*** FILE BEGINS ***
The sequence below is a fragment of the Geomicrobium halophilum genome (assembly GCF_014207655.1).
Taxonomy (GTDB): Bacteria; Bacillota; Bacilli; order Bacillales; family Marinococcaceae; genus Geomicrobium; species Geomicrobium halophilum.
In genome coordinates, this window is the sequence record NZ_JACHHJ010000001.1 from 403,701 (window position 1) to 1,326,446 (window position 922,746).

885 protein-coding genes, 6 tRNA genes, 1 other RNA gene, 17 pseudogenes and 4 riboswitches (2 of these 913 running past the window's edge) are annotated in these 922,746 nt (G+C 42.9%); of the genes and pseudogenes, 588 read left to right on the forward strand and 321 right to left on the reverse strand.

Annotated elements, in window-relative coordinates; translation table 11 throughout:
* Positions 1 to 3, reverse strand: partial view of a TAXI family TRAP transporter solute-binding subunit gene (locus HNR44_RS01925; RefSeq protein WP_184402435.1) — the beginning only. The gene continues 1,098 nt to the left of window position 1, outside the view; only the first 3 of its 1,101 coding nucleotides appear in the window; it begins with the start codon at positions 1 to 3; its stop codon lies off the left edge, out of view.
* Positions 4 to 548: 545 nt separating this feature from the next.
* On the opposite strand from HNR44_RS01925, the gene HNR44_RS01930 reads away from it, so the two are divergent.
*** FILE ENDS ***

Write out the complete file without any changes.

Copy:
The sequence below is a fragment of the Geomicrobium halophilum genome (assembly GCF_014207655.1).
Taxonomy (GTDB): Bacteria; Bacillota; Bacilli; order Bacillales; family Marinococcaceae; genus Geomicrobium; species Geomicrobium halophilum.
In genome coordinates, this window is the sequence record NZ_JACHHJ010000001.1 from 403,701 (window position 1) to 1,326,446 (window position 922,746).

885 protein-coding genes, 6 tRNA genes, 1 other RNA gene, 17 pseudogenes and 4 riboswitches (2 of these 913 running past the window's edge) are annotated in these 922,746 nt (G+C 42.9%); of the genes and pseudogenes, 588 read left to right on the forward strand and 321 right to left on the reverse strand.

Annotated elements, in window-relative coordinates; translation table 11 throughout:
* Positions 1 to 3, reverse strand: partial view of a TAXI family TRAP transporter solute-binding subunit gene (locus HNR44_RS01925; RefSeq protein WP_184402435.1) — the beginning only. The gene continues 1,098 nt to the left of window position 1, outside the view; only the first 3 of its 1,101 coding nucleotides appear in the window; it begins with the start codon at positions 1 to 3; its stop codon lies off the left edge, out of view.
* Positions 4 to 548: 545 nt separating this feature from the next.
* On the opposite strand from HNR44_RS01925, the gene HNR44_RS01930 reads away from it, so the two are divergent.